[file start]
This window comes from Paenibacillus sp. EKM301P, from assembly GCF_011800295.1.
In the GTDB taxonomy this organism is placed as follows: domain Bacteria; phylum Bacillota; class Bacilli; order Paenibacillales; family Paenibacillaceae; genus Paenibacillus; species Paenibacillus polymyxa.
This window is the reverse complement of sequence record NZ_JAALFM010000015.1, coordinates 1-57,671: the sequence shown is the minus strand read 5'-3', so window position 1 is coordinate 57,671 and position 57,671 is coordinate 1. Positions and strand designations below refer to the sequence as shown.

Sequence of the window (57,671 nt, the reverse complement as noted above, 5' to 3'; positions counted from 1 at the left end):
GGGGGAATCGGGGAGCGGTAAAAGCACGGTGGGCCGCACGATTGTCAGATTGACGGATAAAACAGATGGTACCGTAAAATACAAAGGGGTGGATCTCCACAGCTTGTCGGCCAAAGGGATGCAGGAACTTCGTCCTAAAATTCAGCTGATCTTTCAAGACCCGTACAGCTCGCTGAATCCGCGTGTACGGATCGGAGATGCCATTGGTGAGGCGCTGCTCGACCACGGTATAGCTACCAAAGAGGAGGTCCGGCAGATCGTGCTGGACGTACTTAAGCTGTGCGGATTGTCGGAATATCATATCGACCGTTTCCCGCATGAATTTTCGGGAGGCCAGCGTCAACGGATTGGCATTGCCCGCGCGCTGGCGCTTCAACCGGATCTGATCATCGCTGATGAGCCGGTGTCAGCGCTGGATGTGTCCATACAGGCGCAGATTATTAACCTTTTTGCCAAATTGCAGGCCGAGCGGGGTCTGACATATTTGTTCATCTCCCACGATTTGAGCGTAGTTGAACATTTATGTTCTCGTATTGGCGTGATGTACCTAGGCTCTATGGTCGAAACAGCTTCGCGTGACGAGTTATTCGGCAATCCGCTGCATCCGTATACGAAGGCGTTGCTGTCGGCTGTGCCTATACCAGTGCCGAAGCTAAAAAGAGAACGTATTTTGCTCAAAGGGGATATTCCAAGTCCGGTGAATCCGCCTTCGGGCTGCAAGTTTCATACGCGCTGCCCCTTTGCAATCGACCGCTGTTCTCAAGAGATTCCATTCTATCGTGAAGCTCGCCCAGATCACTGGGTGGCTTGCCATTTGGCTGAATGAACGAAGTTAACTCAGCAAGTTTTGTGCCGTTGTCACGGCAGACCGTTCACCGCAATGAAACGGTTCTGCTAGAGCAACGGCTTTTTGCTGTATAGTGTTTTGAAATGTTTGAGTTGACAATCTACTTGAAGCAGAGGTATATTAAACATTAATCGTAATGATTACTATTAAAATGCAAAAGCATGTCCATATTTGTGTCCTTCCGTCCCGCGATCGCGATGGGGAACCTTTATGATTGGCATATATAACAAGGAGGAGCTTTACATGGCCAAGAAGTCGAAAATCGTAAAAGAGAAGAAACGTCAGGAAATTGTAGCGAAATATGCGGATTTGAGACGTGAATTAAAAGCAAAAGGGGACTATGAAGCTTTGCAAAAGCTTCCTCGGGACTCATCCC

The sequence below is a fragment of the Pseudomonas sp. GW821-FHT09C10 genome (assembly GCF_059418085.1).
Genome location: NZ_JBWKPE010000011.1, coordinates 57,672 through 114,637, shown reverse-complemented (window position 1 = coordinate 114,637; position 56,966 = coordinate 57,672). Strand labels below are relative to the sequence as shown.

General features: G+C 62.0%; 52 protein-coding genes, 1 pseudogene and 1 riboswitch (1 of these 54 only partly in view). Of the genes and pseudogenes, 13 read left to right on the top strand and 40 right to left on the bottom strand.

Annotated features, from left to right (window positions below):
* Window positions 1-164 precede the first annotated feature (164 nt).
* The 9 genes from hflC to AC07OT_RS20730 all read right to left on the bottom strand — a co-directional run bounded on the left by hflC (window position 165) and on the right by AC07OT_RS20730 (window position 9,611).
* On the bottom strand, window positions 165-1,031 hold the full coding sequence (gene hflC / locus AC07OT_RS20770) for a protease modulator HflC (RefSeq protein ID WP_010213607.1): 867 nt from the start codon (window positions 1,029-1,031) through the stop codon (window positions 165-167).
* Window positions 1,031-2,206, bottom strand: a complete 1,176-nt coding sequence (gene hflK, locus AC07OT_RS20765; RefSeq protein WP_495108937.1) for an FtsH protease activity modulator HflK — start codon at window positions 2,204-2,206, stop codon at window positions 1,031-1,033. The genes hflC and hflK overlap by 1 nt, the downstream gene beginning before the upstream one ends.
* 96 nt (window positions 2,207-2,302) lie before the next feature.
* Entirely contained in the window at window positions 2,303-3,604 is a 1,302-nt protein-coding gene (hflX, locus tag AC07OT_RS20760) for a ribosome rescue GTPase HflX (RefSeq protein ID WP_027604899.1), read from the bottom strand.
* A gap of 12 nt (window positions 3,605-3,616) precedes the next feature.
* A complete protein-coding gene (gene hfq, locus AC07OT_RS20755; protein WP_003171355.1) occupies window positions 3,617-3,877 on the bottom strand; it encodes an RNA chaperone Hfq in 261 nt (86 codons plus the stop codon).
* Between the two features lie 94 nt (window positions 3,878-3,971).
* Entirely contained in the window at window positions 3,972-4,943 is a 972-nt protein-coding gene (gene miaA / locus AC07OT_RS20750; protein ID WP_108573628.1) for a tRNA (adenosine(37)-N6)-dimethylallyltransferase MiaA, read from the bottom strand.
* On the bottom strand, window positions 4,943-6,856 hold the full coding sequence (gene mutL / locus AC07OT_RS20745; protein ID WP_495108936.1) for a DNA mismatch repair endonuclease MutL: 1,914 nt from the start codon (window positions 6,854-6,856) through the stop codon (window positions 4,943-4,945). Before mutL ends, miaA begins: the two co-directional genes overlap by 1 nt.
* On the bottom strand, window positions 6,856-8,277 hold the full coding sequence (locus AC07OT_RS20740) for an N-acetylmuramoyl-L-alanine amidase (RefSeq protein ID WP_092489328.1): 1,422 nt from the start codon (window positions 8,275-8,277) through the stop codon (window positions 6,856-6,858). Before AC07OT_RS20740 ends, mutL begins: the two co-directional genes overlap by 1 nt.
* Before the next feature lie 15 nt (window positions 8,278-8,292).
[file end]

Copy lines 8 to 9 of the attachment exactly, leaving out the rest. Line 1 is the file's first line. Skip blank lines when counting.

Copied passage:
General features: G+C 62.0%; 52 protein-coding genes, 1 pseudogene and 1 riboswitch (1 of these 54 only partly in view). Of the genes and pseudogenes, 13 read left to right on the top strand and 40 right to left on the bottom strand.

Annotated features, from left to right (window positions below):